- Date: 8 August 2013
- Artform: Visual arts
- Area: National
Locklines is an exciting new project that reimagines the iconic lock gate and brings art and poetry to the waterways.
In 2012, new charity Canal & River Trust, which is entrusted with the care of 2,000 miles of waterways in England and Wales, began a programme of contemporary arts in partnership with the Arts Council, to enrich the waterways, benefit the creative community and inspire new visitors to the canals and rivers.
As part of this wider programme and to mark the launch of the new charity, innovative project Locklines saw lines of poetry beautifully carved and inlaid into the balance beams of four lock gates across England. The poems were influenced by the canals, rivers and landscapes they run through and the gates were installed as part of the winter works programme, replacing old ones that were due for renewal.
Chrysalis Arts directors Kate Maddison and Rick Faulkner devised and developed the project in consultation with the Canal & River Trust. Acclaimed sculptor Peter Coates was chosen to collaborate with leading poets Jo Bell, Roy Fisher and Ian McMillan to produce the lock gates which can be seen on canals in Birmingham, Milnsbridge, Gargrave and Rugby.
The project was a highly complex one, involving what was at times a difficult marriage of form and function. 'It’s a heritage waterway with functioning gates that have not got much leeway for anything that’s going to get in the way of that function' says Chrysalis Arts director Kate Maddison, who was tasked with having to create a piece of contemporary art on the working lock gates. "Had the artwork been happening around the lock it could have been much easier, but because it was happening actually on a lock gate it became constrained by the function of a lock" says Maddison.
Timings also posed a problem, since the lock gates could only be replaced during the winter months, when there is least activity on the canals. And there were also specific requirements about which lock gates could be used: "It was important we had a geographical spread, so we had to look at locks across the country, and then we had to look at locks which weren't in conservation areas…which would be picturesque enough…and then we had to pick ones that people passed by, so it was quite a difficult project in the end" admits Maddison.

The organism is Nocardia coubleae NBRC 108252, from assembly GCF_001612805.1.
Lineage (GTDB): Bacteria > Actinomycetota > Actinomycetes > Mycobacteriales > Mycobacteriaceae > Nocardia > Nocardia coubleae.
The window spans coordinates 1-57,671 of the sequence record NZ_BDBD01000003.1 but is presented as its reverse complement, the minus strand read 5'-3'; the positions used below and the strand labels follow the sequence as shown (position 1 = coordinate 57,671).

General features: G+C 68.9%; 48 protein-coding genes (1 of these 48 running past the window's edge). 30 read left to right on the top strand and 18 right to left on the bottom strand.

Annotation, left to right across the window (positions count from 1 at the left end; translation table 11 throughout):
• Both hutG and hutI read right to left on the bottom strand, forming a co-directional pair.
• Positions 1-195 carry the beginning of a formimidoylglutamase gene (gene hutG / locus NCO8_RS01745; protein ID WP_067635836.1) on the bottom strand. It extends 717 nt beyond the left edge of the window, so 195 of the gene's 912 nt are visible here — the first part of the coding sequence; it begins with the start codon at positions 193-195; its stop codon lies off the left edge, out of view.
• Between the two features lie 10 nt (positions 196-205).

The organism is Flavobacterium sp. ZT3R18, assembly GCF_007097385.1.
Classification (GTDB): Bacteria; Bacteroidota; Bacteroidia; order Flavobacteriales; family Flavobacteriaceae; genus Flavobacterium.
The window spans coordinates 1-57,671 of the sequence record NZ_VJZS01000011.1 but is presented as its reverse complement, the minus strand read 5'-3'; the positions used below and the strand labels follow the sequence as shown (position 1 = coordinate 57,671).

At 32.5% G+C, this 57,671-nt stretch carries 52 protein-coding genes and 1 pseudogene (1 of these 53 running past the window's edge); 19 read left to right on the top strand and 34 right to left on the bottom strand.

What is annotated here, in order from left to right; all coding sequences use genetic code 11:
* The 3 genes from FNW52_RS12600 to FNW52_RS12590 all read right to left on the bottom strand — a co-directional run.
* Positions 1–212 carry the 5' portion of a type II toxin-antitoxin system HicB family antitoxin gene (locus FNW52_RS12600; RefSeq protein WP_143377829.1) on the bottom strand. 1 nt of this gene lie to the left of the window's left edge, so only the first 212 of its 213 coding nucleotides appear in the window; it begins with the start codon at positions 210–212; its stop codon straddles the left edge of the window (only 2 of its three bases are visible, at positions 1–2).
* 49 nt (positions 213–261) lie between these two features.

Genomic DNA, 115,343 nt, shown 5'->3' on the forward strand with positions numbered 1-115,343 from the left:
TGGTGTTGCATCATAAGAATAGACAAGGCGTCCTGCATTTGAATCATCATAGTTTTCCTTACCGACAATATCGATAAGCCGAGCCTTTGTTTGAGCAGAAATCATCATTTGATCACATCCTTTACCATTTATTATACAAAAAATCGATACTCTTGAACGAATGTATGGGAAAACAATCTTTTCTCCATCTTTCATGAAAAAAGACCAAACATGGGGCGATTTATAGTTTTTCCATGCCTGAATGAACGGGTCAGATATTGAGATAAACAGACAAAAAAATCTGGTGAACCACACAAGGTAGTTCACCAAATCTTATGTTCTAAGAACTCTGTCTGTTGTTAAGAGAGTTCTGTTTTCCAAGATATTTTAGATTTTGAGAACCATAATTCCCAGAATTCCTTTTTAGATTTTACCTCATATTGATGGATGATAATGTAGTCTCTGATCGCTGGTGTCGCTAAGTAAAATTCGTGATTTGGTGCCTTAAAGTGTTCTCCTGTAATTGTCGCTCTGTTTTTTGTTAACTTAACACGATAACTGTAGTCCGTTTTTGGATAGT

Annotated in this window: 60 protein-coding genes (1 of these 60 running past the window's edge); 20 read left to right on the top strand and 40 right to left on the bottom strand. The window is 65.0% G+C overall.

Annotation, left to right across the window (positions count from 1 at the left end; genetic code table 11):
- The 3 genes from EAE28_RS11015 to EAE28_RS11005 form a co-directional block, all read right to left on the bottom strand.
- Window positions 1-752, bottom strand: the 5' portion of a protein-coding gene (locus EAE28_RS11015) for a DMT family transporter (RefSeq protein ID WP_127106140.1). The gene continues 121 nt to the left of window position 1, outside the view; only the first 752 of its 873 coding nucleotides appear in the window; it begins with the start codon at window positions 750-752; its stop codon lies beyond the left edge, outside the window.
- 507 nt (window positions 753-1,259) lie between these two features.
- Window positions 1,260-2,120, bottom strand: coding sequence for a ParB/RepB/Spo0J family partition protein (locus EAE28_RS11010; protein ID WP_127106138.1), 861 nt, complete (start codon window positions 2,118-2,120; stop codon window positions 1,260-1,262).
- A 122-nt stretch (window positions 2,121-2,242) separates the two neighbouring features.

Maddison, along with colleague Rick Faulkener, drew on their extensive knowledge of the canals to guide the project to completion: "Myself and Rick, we really know canals and we know locks and we know boats, and so even just in terms of making sure that the proposals that were considered were feasible on a canal and on a lock – in itself took a lot. We knew what was possible."
As well as Chrysalis' expert guidance, the exceptional standard of the artists involved also contributed to Locklines' success. Established poets Jo Bell, Roy Fisher and Ian McMillan gave the programme an accessible profile – and Roy Fisher’s work for Locklines was shortlisted for the Ted Hughes Award for New Work in Poetry – while skilled contemporary artist Peter Coates utilised his traditional training in stonemasonery and architectural sculpture. Although logistically challenging – Coates had to travel over 4,000 miles to work on the various locks around the country – he admits that the work involved was "very much what I do".
Coates also collaborated very closely with the three poets to make the project work: 'There was equal collaboration between the four of us, although each of us worked very differently. Roy [Fisher] set the tone by providing me with a quantity of words to look at and see how I could make it work on the gates visually. Then Ian [McMillan] picked up from that and over a weekend gave me half of the content that appears on the gate at Gargrave. I said that was fantastic and could he expand on that.' The inscription on this gate reads: "Super High Way, Super Wet Way, Super Slow Way, Super Low Way", and was used by the Canal & River Trust as their tag line to promote Locklines.
Maddison is "very, very pleased" with the result of the project, but admits that we can’t possibly evaluate its effects just yet: "The shortest time span of this project is 20-25 years – because that’s how long a lock gate lasts. What will be really interesting, will be when those lock gates are renewed, whether the words and the concept of having words on those particular gates is then renewed. It’s quite likely that they’ll either decide to redo them, or they’ll take those beams off and do something with them. In 20-25 years' time, I imagine they’ll be considered part of the heritage of that lock. So that’s why you couldn’t evaluate the effect of it right now. Most people who will see it haven’t seen it yet."
Coates agrees: "It's a slow burner. But what I hope is that it makes people stop, take it in and give it some thought."
Peter Heslip, Director for Visual Arts, London, at Arts Council England who is involved in shaping the partnership concludes "the Locklines project continues a great national tradition of artists and poets who find inspiration in our natural surroundings. These commissions exemplify the type of activity possible as a result of the partnership between Arts Council England and the Canal & Rivers Trust".